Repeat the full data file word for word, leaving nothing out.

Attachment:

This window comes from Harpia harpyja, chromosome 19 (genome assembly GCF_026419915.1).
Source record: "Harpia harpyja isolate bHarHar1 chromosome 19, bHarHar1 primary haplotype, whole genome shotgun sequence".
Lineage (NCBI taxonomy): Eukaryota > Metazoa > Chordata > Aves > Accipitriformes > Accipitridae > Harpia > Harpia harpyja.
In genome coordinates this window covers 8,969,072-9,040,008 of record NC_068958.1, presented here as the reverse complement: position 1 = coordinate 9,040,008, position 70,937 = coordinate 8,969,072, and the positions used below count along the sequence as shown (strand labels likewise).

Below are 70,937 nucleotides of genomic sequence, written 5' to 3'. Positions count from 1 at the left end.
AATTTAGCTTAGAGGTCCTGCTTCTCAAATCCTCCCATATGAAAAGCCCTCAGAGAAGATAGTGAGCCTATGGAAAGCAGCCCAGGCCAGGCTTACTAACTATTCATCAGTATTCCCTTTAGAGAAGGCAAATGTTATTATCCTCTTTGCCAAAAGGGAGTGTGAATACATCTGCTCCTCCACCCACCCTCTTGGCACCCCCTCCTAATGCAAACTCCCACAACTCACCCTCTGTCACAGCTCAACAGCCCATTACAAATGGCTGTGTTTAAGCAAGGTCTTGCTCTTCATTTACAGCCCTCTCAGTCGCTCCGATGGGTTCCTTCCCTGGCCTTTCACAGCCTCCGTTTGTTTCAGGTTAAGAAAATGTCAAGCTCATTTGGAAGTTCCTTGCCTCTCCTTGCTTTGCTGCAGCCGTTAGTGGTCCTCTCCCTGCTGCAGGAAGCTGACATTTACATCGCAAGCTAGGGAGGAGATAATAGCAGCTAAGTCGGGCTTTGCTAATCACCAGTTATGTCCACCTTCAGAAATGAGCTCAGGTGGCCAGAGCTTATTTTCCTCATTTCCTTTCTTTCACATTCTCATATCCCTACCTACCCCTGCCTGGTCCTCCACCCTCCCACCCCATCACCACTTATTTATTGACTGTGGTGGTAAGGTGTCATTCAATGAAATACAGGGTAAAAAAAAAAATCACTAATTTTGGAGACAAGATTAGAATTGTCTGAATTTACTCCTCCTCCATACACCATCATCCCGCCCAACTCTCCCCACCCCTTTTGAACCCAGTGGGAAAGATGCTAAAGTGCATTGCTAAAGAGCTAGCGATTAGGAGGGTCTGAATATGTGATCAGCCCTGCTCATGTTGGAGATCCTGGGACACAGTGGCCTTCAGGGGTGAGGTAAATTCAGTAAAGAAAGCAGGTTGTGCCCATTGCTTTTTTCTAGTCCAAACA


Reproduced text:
This window comes from Harpia harpyja, chromosome 19 (genome assembly GCF_026419915.1).
Source record: "Harpia harpyja isolate bHarHar1 chromosome 19, bHarHar1 primary haplotype, whole genome shotgun sequence".
Lineage (NCBI taxonomy): Eukaryota > Metazoa > Chordata > Aves > Accipitriformes > Accipitridae > Harpia > Harpia harpyja.
In genome coordinates this window covers 8,969,072-9,040,008 of record NC_068958.1, presented here as the reverse complement: position 1 = coordinate 9,040,008, position 70,937 = coordinate 8,969,072, and the positions used below count along the sequence as shown (strand labels likewise).

Below are 70,937 nucleotides of genomic sequence, written 5' to 3'. Positions count from 1 at the left end.
AATTTAGCTTAGAGGTCCTGCTTCTCAAATCCTCCCATATGAAAAGCCCTCAGAGAAGATAGTGAGCCTATGGAAAGCAGCCCAGGCCAGGCTTACTAACTATTCATCAGTATTCCCTTTAGAGAAGGCAAATGTTATTATCCTCTTTGCCAAAAGGGAGTGTGAATACATCTGCTCCTCCACCCACCCTCTTGGCACCCCCTCCTAATGCAAACTCCCACAACTCACCCTCTGTCACAGCTCAACAGCCCATTACAAATGGCTGTGTTTAAGCAAGGTCTTGCTCTTCATTTACAGCCCTCTCAGTCGCTCCGATGGGTTCCTTCCCTGGCCTTTCACAGCCTCCGTTTGTTTCAGGTTAAGAAAATGTCAAGCTCATTTGGAAGTTCCTTGCCTCTCCTTGCTTTGCTGCAGCCGTTAGTGGTCCTCTCCCTGCTGCAGGAAGCTGACATTTACATCGCAAGCTAGGGAGGAGATAATAGCAGCTAAGTCGGGCTTTGCTAATCACCAGTTATGTCCACCTTCAGAAATGAGCTCAGGTGGCCAGAGCTTATTTTCCTCATTTCCTTTCTTTCACATTCTCATATCCCTACCTACCCCTGCCTGGTCCTCCACCCTCCCACCCCATCACCACTTATTTATTGACTGTGGTGGTAAGGTGTCATTCAATGAAATACAGGGTAAAAAAAAAAATCACTAATTTTGGAGACAAGATTAGAATTGTCTGAATTTACTCCTCCTCCATACACCATCATCCCGCCCAACTCTCCCCACCCCTTTTGAACCCAGTGGGAAAGATGCTAAAGTGCATTGCTAAAGAGCTAGCGATTAGGAGGGTCTGAATATGTGATCAGCCCTGCTCATGTTGGAGATCCTGGGACACAGTGGCCTTCAGGGGTGAGGTAAATTCAGTAAAGAAAGCAGGTTGTGCCCATTGCTTTTTTCTAGTCCAAACA